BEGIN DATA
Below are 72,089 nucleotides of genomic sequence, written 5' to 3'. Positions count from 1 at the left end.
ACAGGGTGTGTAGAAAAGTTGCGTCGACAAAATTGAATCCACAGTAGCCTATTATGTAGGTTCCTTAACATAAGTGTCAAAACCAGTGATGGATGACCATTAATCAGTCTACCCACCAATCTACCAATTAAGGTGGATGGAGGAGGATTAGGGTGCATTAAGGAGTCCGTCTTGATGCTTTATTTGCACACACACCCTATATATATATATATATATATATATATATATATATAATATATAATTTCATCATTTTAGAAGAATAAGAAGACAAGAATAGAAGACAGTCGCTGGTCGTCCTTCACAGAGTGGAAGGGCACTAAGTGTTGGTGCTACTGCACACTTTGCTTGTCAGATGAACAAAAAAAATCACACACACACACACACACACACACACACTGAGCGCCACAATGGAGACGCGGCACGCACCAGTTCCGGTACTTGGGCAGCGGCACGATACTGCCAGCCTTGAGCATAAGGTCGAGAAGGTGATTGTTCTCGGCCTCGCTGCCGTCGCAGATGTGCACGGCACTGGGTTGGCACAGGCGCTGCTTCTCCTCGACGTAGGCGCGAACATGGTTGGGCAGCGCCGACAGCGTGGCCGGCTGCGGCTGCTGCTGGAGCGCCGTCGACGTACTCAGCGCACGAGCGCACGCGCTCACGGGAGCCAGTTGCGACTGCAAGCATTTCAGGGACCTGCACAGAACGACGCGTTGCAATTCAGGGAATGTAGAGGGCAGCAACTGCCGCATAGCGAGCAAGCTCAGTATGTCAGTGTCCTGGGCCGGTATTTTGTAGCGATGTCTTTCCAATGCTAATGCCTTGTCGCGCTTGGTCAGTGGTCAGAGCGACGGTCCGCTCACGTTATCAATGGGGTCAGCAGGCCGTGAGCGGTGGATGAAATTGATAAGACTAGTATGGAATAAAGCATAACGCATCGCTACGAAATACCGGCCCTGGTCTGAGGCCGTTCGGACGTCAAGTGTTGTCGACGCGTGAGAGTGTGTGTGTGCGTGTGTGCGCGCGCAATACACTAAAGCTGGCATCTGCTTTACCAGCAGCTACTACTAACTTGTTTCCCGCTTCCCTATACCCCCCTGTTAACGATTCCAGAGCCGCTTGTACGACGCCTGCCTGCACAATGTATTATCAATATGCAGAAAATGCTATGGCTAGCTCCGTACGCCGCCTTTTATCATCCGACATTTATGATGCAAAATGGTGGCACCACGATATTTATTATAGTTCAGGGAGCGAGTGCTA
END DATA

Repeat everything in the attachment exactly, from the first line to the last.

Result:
Below are 72,089 nucleotides of genomic sequence, written 5' to 3'. Positions count from 1 at the left end.
ACAGGGTGTGTAGAAAAGTTGCGTCGACAAAATTGAATCCACAGTAGCCTATTATGTAGGTTCCTTAACATAAGTGTCAAAACCAGTGATGGATGACCATTAATCAGTCTACCCACCAATCTACCAATTAAGGTGGATGGAGGAGGATTAGGGTGCATTAAGGAGTCCGTCTTGATGCTTTATTTGCACACACACCCTATATATATATATATATATATATATATATATATATAATATATAATTTCATCATTTTAGAAGAATAAGAAGACAAGAATAGAAGACAGTCGCTGGTCGTCCTTCACAGAGTGGAAGGGCACTAAGTGTTGGTGCTACTGCACACTTTGCTTGTCAGATGAACAAAAAAAATCACACACACACACACACACACACACACACTGAGCGCCACAATGGAGACGCGGCACGCACCAGTTCCGGTACTTGGGCAGCGGCACGATACTGCCAGCCTTGAGCATAAGGTCGAGAAGGTGATTGTTCTCGGCCTCGCTGCCGTCGCAGATGTGCACGGCACTGGGTTGGCACAGGCGCTGCTTCTCCTCGACGTAGGCGCGAACATGGTTGGGCAGCGCCGACAGCGTGGCCGGCTGCGGCTGCTGCTGGAGCGCCGTCGACGTACTCAGCGCACGAGCGCACGCGCTCACGGGAGCCAGTTGCGACTGCAAGCATTTCAGGGACCTGCACAGAACGACGCGTTGCAATTCAGGGAATGTAGAGGGCAGCAACTGCCGCATAGCGAGCAAGCTCAGTATGTCAGTGTCCTGGGCCGGTATTTTGTAGCGATGTCTTTCCAATGCTAATGCCTTGTCGCGCTTGGTCAGTGGTCAGAGCGACGGTCCGCTCACGTTATCAATGGGGTCAGCAGGCCGTGAGCGGTGGATGAAATTGATAAGACTAGTATGGAATAAAGCATAACGCATCGCTACGAAATACCGGCCCTGGTCTGAGGCCGTTCGGACGTCAAGTGTTGTCGACGCGTGAGAGTGTGTGTGTGCGTGTGTGCGCGCGCAATACACTAAAGCTGGCATCTGCTTTACCAGCAGCTACTACTAACTTGTTTCCCGCTTCCCTATACCCCCCTGTTAACGATTCCAGAGCCGCTTGTACGACGCCTGCCTGCACAATGTATTATCAATATGCAGAAAATGCTATGGCTAGCTCCGTACGCCGCCTTTTATCATCCGACATTTATGATGCAAAATGGTGGCACCACGATATTTATTATAGTTCAGGGAGCGAGTGCTA